But this is just the creamy froth of the city. Take another gulp of what the crumbling walls have to offer, and you’ll taste the bittersweet beauty of everyday life. An old lady, surrounded by her prized possessions of rags and recyclables, whispering to the saint of prosperity and good health. Two pensioners and neighbors displaying the exact same offering of candied fruits and coconuts on sale to passersby, the fruit vendor allowing her photo to be taken with the purchase of an overripe mango and a soft and round mother selling steamy cups of atol and crunchy rellenitos to the devoted outside the church.
And there’s nothing as delicious as a hot cup of atol when it gets cloudy.
Antigua tastes like…
Cinnamon! And luckily for me, every delicious morsel I had in Antigua had the fragrant goodness of cinnamon. Atol is a steamy hot maize beverage made with corn, sugar and cinnamon. It’s like drinking a liquidised tin of sweetcorn – something I’m definitely going to make for all those who come to visit when we’re back home (so beware…). Rellenitos is a little sausage made of fried plantains, stuffed with black beans, toasted on a grill and dusted with cinnamon sugar and our coffee was strong, bitter and delicious. However, the taste that will always remind me of Antigua is that of marshmallows toasted on a smoldering piece of lava rock.
The story of two South Africans who went up a hill and came down a volcano
When it comes to hiking, I’m always as keen as a salsa band on a Friday night. There’s nothing as exciting as packing a bunch of bananas and peanuts into our stinky backpack and hitting a hill with bright eyes and full hearts. Midway during the hike, while we’re huffing and puffing or soaking wet and can’t see a thing, I’ll be that annoying person who’ll say “Why, isn’t this just nice.” Close to the end, I’m usually bored out of my skull and cursing myself for buying hiking boots that are a tad too small (because they were on sale). At the bottom of the hill I’m my ecstatic self again due to that invigorating sense of accomplishment one gets after a hike. That, and knowing that you’re going to order dessert after dinner as well.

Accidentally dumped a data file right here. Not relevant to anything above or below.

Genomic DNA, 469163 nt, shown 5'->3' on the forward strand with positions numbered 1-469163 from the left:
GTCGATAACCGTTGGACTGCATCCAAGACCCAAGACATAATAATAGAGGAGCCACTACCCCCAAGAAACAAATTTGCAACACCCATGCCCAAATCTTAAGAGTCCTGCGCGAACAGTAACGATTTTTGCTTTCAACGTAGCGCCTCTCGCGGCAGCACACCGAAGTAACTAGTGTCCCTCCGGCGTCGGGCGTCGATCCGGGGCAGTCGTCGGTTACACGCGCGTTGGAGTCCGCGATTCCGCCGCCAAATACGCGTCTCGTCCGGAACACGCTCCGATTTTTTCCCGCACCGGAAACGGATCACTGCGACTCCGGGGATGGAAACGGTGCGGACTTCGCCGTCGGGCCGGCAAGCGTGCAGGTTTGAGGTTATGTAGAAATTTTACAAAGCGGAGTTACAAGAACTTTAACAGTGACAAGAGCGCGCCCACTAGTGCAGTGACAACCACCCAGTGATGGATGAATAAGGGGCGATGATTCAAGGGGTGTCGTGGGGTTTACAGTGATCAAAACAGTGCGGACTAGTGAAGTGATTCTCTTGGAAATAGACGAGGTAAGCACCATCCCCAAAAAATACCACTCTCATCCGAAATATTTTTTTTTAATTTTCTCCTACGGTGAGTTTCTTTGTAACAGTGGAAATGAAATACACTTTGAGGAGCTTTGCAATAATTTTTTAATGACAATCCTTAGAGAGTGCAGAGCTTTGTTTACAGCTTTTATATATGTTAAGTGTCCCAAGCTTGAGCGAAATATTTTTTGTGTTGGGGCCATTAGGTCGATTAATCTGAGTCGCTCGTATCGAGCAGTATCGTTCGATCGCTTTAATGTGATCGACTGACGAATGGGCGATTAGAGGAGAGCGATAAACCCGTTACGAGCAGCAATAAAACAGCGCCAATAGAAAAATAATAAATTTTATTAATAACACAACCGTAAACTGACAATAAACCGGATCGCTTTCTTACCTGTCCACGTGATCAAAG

The Bearded Wonder however, is a hiker of a different colour. Usually a lighter shade of scarlet with a hint of mud (due to his foolproof ability of always slipping-and-sliding down the path).
When we decided to hike Pacaya, 25km outside Antigua, I was keener than my usual keen. We haven’t hiked for a while, because the Husband had a cough and a chest wheeze that would make a grown man shudder. But this hike seemed simple enough and was only going to take us 3 hours max. It was really easy, a bit steep at times with horse poop everywhere, but nothing my too-small shoes couldn’t take on.
The views were amazing – we saw the three volcano musketeers, the city of Antigua and a hydro-electrical station that provides energy to Honduras. “Politics,” our guide said when I asked him why the much-needed energy doesn’t go the Guatemalans. We shook our heads and walked on.
Pacaya is still a very active volcano – its last eruption was somewhere in the nineties, when a couple of villages were wiped out. So we couldn’t really go up the volcano, but we got pretty close. The areas surrounding the volcano is the greenest green – lush and loaded with shrubs, trees and probably tarantulas. But the volcano itself is as black as its destruction. The lava rock almost feels like coral under your shoes – it’s really light, but strong. And this is where my taste for Guatemala lies. When we got to our destination our guide pulled out a family size bag of mellows, and we used the smoldering rock to toast them till they were puffy. Yes, it’s a very typical tourist thing to do, but I still loved it.
You want to know what’s just as typical touristy? My photos!